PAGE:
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[p. 73]

The Indians of the Mystic valley and the litigation over their land.

Hall Gleason, following the research of the late Daniel A. Gleason.
The renowned sachem of the Pawtuckets was Nanepashemit, who removed from Lynn in 1615, and took up his abode on Mystic river where he was killed in 1619. During his short and eventful residence in Medford his house was placed on Rock hill, where he could best watch canoes in the river. So says Medford's historian.

Other histories show him as living in Medford not far from the river or from the pond and on the tops of hills. This eminent grand sachem was the father of Sagamore John of Mystic, Sagamore James of Lynn and Sagamore George of Salem. George finally became sachem of the Pawtuckets. Their chief enemies were the Tarratines on the Penobscot, who at harvest would come in their canoes and reap the fields in this neighborhood. One hundred of them attacked Sagamores John and James August 8, 1631, by night and wounded them and killed seven men. Sagamores John and James died of the smallpox in 1633.

After the death of Nanepashemit, his wife as queen and squa sachem reigned. She married Webcowit, the physician of the tribe, ‘its powow, priest, witch, sorcerer, and chirurgeon,’ but as is asserted, setting a precedent which Queen Victoria followed, he became princeconsort but not prince-regnant. In 1636 a deed is recorded granting a tract of land to Jotham Gibbons of Boston as follows:

Middlesex Deeds, B. I, P. 174

This testifies that I the Sachem which have right & possession of the ground which I reserved from Charlestowne and Cambridge which lyes against the ponds at Misticke; with the said ponds I do give freely to Jotham Gibbons his Heyres Executors and Assignes forever not willing to have him or his disturbed, in the said gift after my death. And this I do without seeking too of him or any of his, though thay have been put upon it many times, but I [p. 74] receiving many kindnesses of them am willing to acknowledge their many kindnesses by this smal gift to their sonne Jotham Gibons

Witness my hand the 10th of the 11. month. 1636

The Squa SachemX mark
WebicowitsO mark


Edmund Quinsey
Entered and Recorded 23 (8) 1656 by Thomas Danforth


This deed implies the transfer of a tract of land to Charlestown and Cambridge of which there is no record.

In 1639 she deeded a tract to Charlestown:

Middx. Deeds B. J, P. 175 apr. 15, 1639

The 15th of the 2d. mo. 1639 We Web Cowit & Squaw Sachem do sell unto the Inhabitants of the Towne of Charlestowne, all the land within the lines granted them by the Court excepting the farmes and the ground on the west of the two great Ponds called Misticke ponds, from the south side of Mr. Nowell's lott neere the upper end of the ponds unto the little runnet1 that cometh from Capt. Cooke's mill which the Squaw reserveth to their use for her life for the Indians to plant and hunt upon and the weare2 above the Ponds they also reserve for the Indians to fish at whiles the Squaw liveth, and after the death of Squaw Sachem shee doth leave all her lands from Mr Mayhues house3 to near Salem to the present Governor Mr. John Winthrop Senr. Mr. Increase Nowell Mr. John Wilson Mr Edward Gibons to dispose of, and all Indians to depart and for sattisfaction from Charlestowne, wee acknowledge to have received in full sattisfaction twenty and one coates nineteen fathoms of wampum & three bushels of cone In Witness Whereof we have hereunto sett our hands the day and year above named the mark of Squa Sachem X the mark of Web Cowet O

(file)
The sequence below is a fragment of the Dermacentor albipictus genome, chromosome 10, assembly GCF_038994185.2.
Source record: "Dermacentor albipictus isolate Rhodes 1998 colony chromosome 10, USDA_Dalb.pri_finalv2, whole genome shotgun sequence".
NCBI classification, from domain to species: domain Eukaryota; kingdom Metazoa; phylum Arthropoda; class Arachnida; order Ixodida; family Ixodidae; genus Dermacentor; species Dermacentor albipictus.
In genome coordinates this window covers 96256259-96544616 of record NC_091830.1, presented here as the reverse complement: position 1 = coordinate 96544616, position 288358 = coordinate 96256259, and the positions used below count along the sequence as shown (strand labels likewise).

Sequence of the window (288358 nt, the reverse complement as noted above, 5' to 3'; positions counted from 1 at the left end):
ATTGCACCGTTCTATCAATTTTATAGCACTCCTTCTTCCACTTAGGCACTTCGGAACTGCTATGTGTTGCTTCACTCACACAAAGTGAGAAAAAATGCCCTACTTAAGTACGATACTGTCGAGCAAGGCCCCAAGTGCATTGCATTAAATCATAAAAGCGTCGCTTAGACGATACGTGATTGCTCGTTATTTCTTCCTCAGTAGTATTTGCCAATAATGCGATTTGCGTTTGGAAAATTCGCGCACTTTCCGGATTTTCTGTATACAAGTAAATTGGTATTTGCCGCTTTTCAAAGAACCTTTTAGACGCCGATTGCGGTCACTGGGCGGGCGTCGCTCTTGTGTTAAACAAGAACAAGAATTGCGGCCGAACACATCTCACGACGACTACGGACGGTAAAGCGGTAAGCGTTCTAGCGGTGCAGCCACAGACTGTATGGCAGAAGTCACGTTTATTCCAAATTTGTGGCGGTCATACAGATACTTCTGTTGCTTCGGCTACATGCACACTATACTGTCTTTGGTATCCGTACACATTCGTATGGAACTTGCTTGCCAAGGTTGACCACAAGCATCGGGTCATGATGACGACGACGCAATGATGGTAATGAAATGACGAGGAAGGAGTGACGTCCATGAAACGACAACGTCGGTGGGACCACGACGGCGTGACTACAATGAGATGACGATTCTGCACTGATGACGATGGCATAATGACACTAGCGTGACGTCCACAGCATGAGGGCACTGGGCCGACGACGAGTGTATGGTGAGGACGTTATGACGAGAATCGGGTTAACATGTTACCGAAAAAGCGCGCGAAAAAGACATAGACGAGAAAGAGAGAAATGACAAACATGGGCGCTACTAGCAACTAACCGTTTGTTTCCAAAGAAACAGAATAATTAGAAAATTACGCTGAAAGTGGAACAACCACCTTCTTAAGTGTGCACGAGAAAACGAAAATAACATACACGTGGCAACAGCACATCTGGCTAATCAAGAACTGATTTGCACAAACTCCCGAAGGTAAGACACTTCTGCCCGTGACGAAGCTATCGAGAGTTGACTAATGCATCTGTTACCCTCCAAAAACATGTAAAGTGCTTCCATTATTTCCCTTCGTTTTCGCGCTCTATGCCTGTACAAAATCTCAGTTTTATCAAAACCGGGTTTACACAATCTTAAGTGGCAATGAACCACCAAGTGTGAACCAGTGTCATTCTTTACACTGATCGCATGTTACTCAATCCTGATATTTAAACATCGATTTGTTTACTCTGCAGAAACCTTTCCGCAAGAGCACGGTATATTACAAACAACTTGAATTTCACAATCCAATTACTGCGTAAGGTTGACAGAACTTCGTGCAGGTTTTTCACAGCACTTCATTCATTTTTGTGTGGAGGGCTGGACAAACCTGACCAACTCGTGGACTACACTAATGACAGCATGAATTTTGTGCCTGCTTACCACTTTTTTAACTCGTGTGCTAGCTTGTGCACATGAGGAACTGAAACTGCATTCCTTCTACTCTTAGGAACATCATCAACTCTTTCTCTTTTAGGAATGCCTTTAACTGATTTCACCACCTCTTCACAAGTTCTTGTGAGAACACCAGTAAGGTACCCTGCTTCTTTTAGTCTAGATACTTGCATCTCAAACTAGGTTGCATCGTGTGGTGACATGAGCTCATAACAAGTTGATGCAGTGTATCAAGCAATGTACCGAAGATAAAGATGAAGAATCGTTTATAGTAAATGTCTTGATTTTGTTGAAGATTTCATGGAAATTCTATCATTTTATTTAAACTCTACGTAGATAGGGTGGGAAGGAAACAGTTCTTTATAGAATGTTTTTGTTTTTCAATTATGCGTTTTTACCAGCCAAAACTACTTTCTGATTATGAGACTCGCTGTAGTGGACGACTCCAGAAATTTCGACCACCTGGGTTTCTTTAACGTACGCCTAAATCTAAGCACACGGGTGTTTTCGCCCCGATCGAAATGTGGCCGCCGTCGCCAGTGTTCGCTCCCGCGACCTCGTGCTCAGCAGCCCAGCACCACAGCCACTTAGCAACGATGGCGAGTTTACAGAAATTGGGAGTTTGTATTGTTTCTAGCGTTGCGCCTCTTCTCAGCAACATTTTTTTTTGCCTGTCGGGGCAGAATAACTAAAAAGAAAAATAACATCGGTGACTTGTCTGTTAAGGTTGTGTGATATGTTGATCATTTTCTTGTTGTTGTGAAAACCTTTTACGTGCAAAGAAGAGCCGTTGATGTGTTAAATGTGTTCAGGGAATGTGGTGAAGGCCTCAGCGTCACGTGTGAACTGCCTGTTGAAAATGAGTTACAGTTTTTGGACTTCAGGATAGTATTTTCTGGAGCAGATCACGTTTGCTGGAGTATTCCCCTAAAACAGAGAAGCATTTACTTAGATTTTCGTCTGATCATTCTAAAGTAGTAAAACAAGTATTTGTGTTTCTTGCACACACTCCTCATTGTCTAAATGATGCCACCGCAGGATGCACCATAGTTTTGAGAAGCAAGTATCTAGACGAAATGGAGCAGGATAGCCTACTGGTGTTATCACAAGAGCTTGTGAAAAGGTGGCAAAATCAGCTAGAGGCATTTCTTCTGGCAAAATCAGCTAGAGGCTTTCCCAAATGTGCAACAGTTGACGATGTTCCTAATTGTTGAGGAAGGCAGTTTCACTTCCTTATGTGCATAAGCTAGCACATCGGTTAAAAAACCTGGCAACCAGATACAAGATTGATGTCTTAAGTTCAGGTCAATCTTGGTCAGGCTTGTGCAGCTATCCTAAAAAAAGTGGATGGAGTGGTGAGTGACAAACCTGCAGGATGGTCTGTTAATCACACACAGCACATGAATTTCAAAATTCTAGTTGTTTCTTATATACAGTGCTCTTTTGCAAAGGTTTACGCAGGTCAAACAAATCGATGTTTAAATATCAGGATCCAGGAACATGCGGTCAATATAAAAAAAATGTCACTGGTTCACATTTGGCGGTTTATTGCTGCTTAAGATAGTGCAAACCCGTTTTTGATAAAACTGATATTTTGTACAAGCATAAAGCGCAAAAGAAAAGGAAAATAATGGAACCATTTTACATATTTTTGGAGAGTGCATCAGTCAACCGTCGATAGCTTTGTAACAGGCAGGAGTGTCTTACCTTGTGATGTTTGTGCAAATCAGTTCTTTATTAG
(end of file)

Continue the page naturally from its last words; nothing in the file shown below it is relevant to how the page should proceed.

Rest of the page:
Subscribed in the presence off

Jno. Humphery

Robert Feake

This is to testifie that the aforenamed purchase was made at the [p. 75] charges of the Inhabitants of Charlestowne and to their use, and for so much as lyeth within their limitts we do accordingly resign and yield up all our interest therein to the use of the said town according to the trust reposed in us.

Dec. 18, 1639 10th. mo. 18th. 1639

Jno. Winthrop Govrnr

Increase Nowell

Jno. Wilson

Oct. 23, 1656 Entered & Recorded 23th 8 mo. 1656
by Thos. Danforth Recorder.

The last clause of this deed is more fully explained in this affidavit of John Wilson in 1662:

Middlesex co. Ct. Files 1662 Gleason V. Norton & Al

These may serve to certify whomsoever they may concern that whereas I undeawritten together with the Honord Mr Jno. Winthrop & Mr Increase Nowell both deceased have sett my hand unto a certain writing wherein wee resigned up all our interest that wee had in a certaine tract of land comitted to or trust by Squaw Sachem as may more amply appeare in the said instrument reference thereunto being had unto the Towne of Charlestowne I do hereby declare that in that Act of mine I did not nor now doe yield up any part of that Tract of Land that was given unto Jotham Gibbons by the Squaw Sachem, neither doe I think that it was any part of the meaning or intention of either of those Gentlemen that sett their hands to it.

This is the truth as witness my hand this 15th. of December 1662.

John Wilson Sen.

This is owned in Court 17. 10. 62 as signed by Mr Wilson.

The bound for the commencement of the Indian grant was ‘from Mr. Mayhews house to neere Salem’ Affidavits of Edmund Converse, Benjamin Crisp and Joseph Hills used in Gleason v. Norton & al. in 1662 say that Davison lived in ‘Meadford house’ in 1633, and Richard Beers, Benjamin Crisp and Garret Church say that Mayhew lived there in 1636.